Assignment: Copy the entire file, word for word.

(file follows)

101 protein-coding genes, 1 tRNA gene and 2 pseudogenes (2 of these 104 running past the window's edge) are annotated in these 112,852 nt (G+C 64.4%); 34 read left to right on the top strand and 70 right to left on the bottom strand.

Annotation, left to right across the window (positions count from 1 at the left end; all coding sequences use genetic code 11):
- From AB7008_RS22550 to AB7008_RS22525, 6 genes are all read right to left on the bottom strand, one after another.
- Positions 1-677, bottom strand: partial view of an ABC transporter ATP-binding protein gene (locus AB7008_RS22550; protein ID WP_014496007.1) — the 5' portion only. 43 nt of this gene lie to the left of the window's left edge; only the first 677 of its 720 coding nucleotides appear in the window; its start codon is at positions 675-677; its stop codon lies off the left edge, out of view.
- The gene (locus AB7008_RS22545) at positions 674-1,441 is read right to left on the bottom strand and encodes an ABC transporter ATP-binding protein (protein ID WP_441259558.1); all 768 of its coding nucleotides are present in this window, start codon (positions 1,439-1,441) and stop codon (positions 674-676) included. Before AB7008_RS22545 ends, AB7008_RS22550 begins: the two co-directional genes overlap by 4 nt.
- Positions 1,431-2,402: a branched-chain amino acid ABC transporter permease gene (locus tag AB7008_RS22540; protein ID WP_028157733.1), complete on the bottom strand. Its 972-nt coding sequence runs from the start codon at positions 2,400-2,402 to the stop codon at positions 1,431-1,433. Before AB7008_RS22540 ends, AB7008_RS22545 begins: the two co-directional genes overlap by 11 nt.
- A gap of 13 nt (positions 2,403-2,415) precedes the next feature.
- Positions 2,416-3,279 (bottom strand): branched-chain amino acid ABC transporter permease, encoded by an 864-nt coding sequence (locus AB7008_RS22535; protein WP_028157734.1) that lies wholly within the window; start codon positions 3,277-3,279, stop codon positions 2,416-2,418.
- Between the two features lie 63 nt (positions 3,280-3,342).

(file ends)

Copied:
101 protein-coding genes, 1 tRNA gene and 2 pseudogenes (2 of these 104 running past the window's edge) are annotated in these 112,852 nt (G+C 64.4%); 34 read left to right on the top strand and 70 right to left on the bottom strand.

Annotation, left to right across the window (positions count from 1 at the left end; all coding sequences use genetic code 11):
- From AB7008_RS22550 to AB7008_RS22525, 6 genes are all read right to left on the bottom strand, one after another.
- Positions 1-677, bottom strand: partial view of an ABC transporter ATP-binding protein gene (locus AB7008_RS22550; protein ID WP_014496007.1) — the 5' portion only. 43 nt of this gene lie to the left of the window's left edge; only the first 677 of its 720 coding nucleotides appear in the window; its start codon is at positions 675-677; its stop codon lies off the left edge, out of view.
- The gene (locus AB7008_RS22545) at positions 674-1,441 is read right to left on the bottom strand and encodes an ABC transporter ATP-binding protein (protein ID WP_441259558.1); all 768 of its coding nucleotides are present in this window, start codon (positions 1,439-1,441) and stop codon (positions 674-676) included. Before AB7008_RS22545 ends, AB7008_RS22550 begins: the two co-directional genes overlap by 4 nt.
- Positions 1,431-2,402: a branched-chain amino acid ABC transporter permease gene (locus tag AB7008_RS22540; protein ID WP_028157733.1), complete on the bottom strand. Its 972-nt coding sequence runs from the start codon at positions 2,400-2,402 to the stop codon at positions 1,431-1,433. Before AB7008_RS22540 ends, AB7008_RS22545 begins: the two co-directional genes overlap by 11 nt.
- A gap of 13 nt (positions 2,403-2,415) precedes the next feature.
- Positions 2,416-3,279 (bottom strand): branched-chain amino acid ABC transporter permease, encoded by an 864-nt coding sequence (locus AB7008_RS22535; protein WP_028157734.1) that lies wholly within the window; start codon positions 3,277-3,279, stop codon positions 2,416-2,418.
- Between the two features lie 63 nt (positions 3,280-3,342).